Not that gin goes out of fashion in winter months, but there is something about longer evenings, the prospect of sunshine and the chance to spend more time in the garden that makes gin a natural drink to turn to. But apart from tonic, what else can you put in your gin?
Apparently it was back in 1912 that Martini di Arma di Taggia, the barman at the Knickerbocker Hotel in New York added Noilly Prat vermouth to gin and then garnished it with a twist of lemon. He served the drink to John D Rockefeller, who decided it was so good that it should be named after its creator, and that was how the martini was invented.
Whether the date, the drinker and the ingredients are absolutely correct is difficult to verify, but the martini was invented in New York, and it has always needed some vermouth to give it the right flavour.
Almost 100 years before the martini was invented, Joseph Noilly came up with a process to add aromatic herbs and flavours to wine. His son Louis and son-in-law Claude Prat joined forces and developed the idea. They established Noilly Prat, and moved to an old absinthe factory in Marseillan where production still takes place. From the roadside, the building is smart and modern, but once you get through the shop and presentation areas, it leads straight into a massive maturation cellar, stock rooms and a vast open courtyard full of barrels.
In an echo of this building’s past there is a tight, corkscrew-like spiral staircase which climbs the wall of the old absinthe distillery. The staircase was designed by Gustave Eiffel, and it stands there, beautiful and neglected, a remnant of another age.
The process of making Noilly Prat has hardly changed since it was invented.
Two key grape varieties are used, both harvested locally and selected particularly for their taste. Piquepoul translates as “lip-stinger” and it is the biting freshness of the grape that is useful in the blend. Clairette du Languedoc is also used, adding balance and length. Neutral alcohol is then added to the wine, which boosts the alcohol level up to around 16 per cent and stops fermentation, leaving a “mistelle” with natural grape sugar remaining. This is then aged in vast casks for around a year.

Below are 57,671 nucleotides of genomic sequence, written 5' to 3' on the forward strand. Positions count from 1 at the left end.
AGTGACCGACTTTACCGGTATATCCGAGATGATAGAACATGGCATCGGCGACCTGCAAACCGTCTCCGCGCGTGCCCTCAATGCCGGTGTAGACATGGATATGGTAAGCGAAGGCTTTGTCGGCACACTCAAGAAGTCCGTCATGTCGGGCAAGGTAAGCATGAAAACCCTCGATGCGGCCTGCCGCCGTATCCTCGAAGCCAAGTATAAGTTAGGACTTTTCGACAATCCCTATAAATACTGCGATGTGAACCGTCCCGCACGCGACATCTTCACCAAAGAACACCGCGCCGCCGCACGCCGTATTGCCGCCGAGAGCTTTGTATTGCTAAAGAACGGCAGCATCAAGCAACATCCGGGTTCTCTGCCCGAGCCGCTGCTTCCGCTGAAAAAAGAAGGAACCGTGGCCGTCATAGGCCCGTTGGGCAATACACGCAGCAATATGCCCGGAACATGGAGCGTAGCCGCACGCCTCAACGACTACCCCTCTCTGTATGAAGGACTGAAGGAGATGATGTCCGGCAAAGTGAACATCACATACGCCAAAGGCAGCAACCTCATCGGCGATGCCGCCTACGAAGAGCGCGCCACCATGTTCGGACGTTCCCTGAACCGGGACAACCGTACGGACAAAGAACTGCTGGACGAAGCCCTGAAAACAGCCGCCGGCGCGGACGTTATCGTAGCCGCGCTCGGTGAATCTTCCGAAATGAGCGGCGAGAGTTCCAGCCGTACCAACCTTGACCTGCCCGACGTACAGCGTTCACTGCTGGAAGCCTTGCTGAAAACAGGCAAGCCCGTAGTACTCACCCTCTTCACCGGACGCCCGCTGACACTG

Another part of the blend is aged outside in smaller casks, exposed to the wind, rain and sunshine. This mimics the process that the wine used to endure when it was exported by ship, but now, in the quiet of the courtyard, around 2,000 old barrels, some of them old sherry butts and some previously used as Scotch whisky barrels, rest for a year. They are sprayed with water twice a day to prevent them from cracking but essentially the wine inside matures, evaporates and develops a complex range of flavours.
It is at this point that the wines are blended and “aromatised”, using a blend of herbs, spices and flowers, depending on the eventual product being made.
When I walked into the compounding area where the flavouring ingredients are kept, it was amazing to smell the heady mix of rose petals, camomile, cloves, lime zest and nutmeg which are part of the flavouring process. Noilly Prat is one of the few vermouth producers to use the physical herbs and spices for compounding rather than rely on a mix of essences.
“Is this the whole selection of flavourings used?” I asked Stéphane Senay, who has been cellar master at Noilly Prat for 17 years. He smiled and said: “Not quite.” “There are other small additions of particular herbs which make Noilly Prat keep its unique flavours,” he said. “So how many people actually know the complete recipe?” I asked. “Possibly only two people know everything that goes into each type of Noilly Prat,” Stéphane admitted.
The flavouring ingredients are weighed out and around three sacks of herbs and spices are added to each 2,000-litre large vat. For three weeks, each vat is stirred every day using a long handled scythe-like stirrer that tracks the shape of the inside of the vat and keeps the flavourings in suspension.
Eventually the flavour extraction is complete and the vermouth is taken off this bed of flavourings, filtered and bottled, but not before Stéphane has checked it to make sure it is correct. His taste buds have been tuned to perfection to make sure that each bottling is exactly right.
There are four main styles of Noilly Prat. Dry Original has a soft, herbal note with lemon zest and a creamy finish. It is the perfect vermouth to create a martini.
Extra Dry has more camomile and lime, while Ambré is definitely sweeter with a sherry-like nose and floral tones. There is also a red Noilly Prat, which is packed with spice, chocolate and cinnamon flavours.
Towards the end of my tour, Stéphane allowed me to create my own particular blend of vermouth, using the main base wines with various flavouring additions. As I proceeded to add drops of lemon zest, a touch more Piquepoul and a tiny drop of mistelle, I asked Stéphane for his opinion. “Not bad,” he said, although the wrinkling of his nose told me he didn’t like it. He reached for another tiny bottle and added a couple of drops. That put the whole glass in balance, with each herb, spice and sweetness in harmony. All I needed was a tot of gin to create my own martini.
Maison Noilly Prat in Marseillan is generally open every day, for purchases, guided tours and blending workshops.